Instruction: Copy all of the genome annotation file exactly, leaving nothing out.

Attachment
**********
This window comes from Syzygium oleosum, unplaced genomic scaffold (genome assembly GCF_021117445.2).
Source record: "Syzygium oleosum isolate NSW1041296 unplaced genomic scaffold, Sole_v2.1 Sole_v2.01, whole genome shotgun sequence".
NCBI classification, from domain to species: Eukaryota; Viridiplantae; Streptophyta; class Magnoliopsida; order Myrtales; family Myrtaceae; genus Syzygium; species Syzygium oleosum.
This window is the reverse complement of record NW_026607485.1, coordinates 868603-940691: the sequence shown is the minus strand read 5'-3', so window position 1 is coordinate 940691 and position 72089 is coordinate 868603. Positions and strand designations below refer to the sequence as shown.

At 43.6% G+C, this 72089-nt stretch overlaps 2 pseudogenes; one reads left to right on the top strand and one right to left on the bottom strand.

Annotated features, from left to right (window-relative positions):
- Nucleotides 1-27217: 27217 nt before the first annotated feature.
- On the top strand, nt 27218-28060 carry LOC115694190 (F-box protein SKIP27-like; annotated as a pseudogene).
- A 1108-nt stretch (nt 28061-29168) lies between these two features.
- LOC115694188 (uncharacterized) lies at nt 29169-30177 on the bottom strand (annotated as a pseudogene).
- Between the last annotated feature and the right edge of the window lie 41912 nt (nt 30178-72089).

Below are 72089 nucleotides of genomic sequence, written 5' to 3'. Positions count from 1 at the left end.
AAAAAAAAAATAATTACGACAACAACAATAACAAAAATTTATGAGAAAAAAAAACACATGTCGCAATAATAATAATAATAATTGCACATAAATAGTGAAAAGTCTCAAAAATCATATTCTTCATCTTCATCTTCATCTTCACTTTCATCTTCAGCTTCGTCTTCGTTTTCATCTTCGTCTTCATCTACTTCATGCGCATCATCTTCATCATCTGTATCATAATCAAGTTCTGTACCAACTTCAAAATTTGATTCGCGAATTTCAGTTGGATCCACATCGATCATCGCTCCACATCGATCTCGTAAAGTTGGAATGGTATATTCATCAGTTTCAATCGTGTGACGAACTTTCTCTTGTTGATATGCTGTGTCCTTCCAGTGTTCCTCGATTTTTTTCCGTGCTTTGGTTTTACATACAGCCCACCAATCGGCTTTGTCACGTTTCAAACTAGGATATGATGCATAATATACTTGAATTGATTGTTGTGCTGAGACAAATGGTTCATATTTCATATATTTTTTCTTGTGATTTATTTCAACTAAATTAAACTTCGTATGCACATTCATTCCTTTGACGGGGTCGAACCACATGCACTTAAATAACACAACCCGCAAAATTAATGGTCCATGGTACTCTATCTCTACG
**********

This window comes from Syzygium oleosum, unplaced genomic scaffold (genome assembly GCF_021117445.2).
Source record: "Syzygium oleosum isolate NSW1041296 unplaced genomic scaffold, Sole_v2.1 Sole_v2.01, whole genome shotgun sequence".
NCBI classification, from domain to species: Eukaryota; Viridiplantae; Streptophyta; class Magnoliopsida; order Myrtales; family Myrtaceae; genus Syzygium; species Syzygium oleosum.
This window is the reverse complement of record NW_026607485.1, coordinates 868603-940691: the sequence shown is the minus strand read 5'-3', so window position 1 is coordinate 940691 and position 72089 is coordinate 868603. Positions and strand designations below refer to the sequence as shown.

At 43.6% G+C, this 72089-nt stretch overlaps 2 pseudogenes; one reads left to right on the top strand and one right to left on the bottom strand.

Annotated features, from left to right (window-relative positions):
- Nucleotides 1-27217: 27217 nt before the first annotated feature.
- On the top strand, nt 27218-28060 carry LOC115694190 (F-box protein SKIP27-like; annotated as a pseudogene).
- A 1108-nt stretch (nt 28061-29168) lies between these two features.
- LOC115694188 (uncharacterized) lies at nt 29169-30177 on the bottom strand (annotated as a pseudogene).
- Between the last annotated feature and the right edge of the window lie 41912 nt (nt 30178-72089).

Below are 72089 nucleotides of genomic sequence, written 5' to 3'. Positions count from 1 at the left end.
AAAAAAAAAATAATTACGACAACAACAATAACAAAAATTTATGAGAAAAAAAAACACATGTCGCAATAATAATAATAATAATTGCACATAAATAGTGAAAAGTCTCAAAAATCATATTCTTCATCTTCATCTTCATCTTCACTTTCATCTTCAGCTTCGTCTTCGTTTTCATCTTCGTCTTCATCTACTTCATGCGCATCATCTTCATCATCTGTATCATAATCAAGTTCTGTACCAACTTCAAAATTTGATTCGCGAATTTCAGTTGGATCCACATCGATCATCGCTCCACATCGATCTCGTAAAGTTGGAATGGTATATTCATCAGTTTCAATCGTGTGACGAACTTTCTCTTGTTGATATGCTGTGTCCTTCCAGTGTTCCTCGATTTTTTTCCGTGCTTTGGTTTTACATACAGCCCACCAATCGGCTTTGTCACGTTTCAAACTAGGATATGATGCATAATATACTTGAATTGATTGTTGTGCTGAGACAAATGGTTCATATTTCATATATTTTTTCTTGTGATTTATTTCAACTAAATTAAACTTCGTATGCACATTCATTCCTTTGACGGGGTCGAACCACATGCACTTAAATAACACAACCCGCAAAATTAATGGTCCATGGTACTCTATCTCTACG